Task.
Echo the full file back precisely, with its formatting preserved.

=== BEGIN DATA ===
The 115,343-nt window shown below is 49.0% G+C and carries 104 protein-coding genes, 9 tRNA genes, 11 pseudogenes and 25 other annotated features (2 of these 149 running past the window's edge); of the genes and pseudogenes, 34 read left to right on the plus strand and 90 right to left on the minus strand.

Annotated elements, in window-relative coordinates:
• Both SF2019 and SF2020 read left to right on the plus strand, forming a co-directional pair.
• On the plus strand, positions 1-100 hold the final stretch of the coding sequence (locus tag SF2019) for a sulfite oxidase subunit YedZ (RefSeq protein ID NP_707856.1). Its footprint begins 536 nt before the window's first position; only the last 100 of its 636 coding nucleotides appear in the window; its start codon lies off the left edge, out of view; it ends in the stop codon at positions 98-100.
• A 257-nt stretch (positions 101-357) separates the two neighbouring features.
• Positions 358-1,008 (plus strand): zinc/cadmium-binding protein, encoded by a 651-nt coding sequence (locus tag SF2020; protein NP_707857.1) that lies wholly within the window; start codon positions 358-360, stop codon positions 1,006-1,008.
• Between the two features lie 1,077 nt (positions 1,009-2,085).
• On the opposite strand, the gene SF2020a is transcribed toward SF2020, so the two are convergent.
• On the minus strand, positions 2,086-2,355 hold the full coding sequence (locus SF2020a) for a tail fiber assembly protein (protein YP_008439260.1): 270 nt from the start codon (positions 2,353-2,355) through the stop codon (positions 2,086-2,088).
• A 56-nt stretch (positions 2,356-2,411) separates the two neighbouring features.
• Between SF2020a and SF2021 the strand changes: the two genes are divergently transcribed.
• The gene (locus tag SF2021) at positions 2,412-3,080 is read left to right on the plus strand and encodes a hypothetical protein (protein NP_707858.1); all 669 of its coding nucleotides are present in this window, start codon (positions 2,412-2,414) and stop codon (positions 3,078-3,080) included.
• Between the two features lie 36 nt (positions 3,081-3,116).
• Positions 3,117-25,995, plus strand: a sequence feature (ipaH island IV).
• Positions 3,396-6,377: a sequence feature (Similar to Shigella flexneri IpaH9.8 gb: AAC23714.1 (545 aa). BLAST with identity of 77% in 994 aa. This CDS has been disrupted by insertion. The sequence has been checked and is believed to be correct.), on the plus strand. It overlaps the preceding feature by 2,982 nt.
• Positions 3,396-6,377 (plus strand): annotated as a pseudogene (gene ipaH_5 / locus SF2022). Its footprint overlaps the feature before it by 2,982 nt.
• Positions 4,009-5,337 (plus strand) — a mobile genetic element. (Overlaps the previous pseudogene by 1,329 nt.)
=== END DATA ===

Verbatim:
The 115,343-nt window shown below is 49.0% G+C and carries 104 protein-coding genes, 9 tRNA genes, 11 pseudogenes and 25 other annotated features (2 of these 149 running past the window's edge); of the genes and pseudogenes, 34 read left to right on the plus strand and 90 right to left on the minus strand.

Annotated elements, in window-relative coordinates:
• Both SF2019 and SF2020 read left to right on the plus strand, forming a co-directional pair.
• On the plus strand, positions 1-100 hold the final stretch of the coding sequence (locus tag SF2019) for a sulfite oxidase subunit YedZ (RefSeq protein ID NP_707856.1). Its footprint begins 536 nt before the window's first position; only the last 100 of its 636 coding nucleotides appear in the window; its start codon lies off the left edge, out of view; it ends in the stop codon at positions 98-100.
• A 257-nt stretch (positions 101-357) separates the two neighbouring features.
• Positions 358-1,008 (plus strand): zinc/cadmium-binding protein, encoded by a 651-nt coding sequence (locus tag SF2020; protein NP_707857.1) that lies wholly within the window; start codon positions 358-360, stop codon positions 1,006-1,008.
• Between the two features lie 1,077 nt (positions 1,009-2,085).
• On the opposite strand, the gene SF2020a is transcribed toward SF2020, so the two are convergent.
• On the minus strand, positions 2,086-2,355 hold the full coding sequence (locus SF2020a) for a tail fiber assembly protein (protein YP_008439260.1): 270 nt from the start codon (positions 2,353-2,355) through the stop codon (positions 2,086-2,088).
• A 56-nt stretch (positions 2,356-2,411) separates the two neighbouring features.
• Between SF2020a and SF2021 the strand changes: the two genes are divergently transcribed.
• The gene (locus tag SF2021) at positions 2,412-3,080 is read left to right on the plus strand and encodes a hypothetical protein (protein NP_707858.1); all 669 of its coding nucleotides are present in this window, start codon (positions 2,412-2,414) and stop codon (positions 3,078-3,080) included.
• Between the two features lie 36 nt (positions 3,081-3,116).
• Positions 3,117-25,995, plus strand: a sequence feature (ipaH island IV).
• Positions 3,396-6,377: a sequence feature (Similar to Shigella flexneri IpaH9.8 gb: AAC23714.1 (545 aa). BLAST with identity of 77% in 994 aa. This CDS has been disrupted by insertion. The sequence has been checked and is believed to be correct.), on the plus strand. It overlaps the preceding feature by 2,982 nt.
• Positions 3,396-6,377 (plus strand): annotated as a pseudogene (gene ipaH_5 / locus SF2022). Its footprint overlaps the feature before it by 2,982 nt.
• Positions 4,009-5,337 (plus strand) — a mobile genetic element. (Overlaps the previous pseudogene by 1,329 nt.)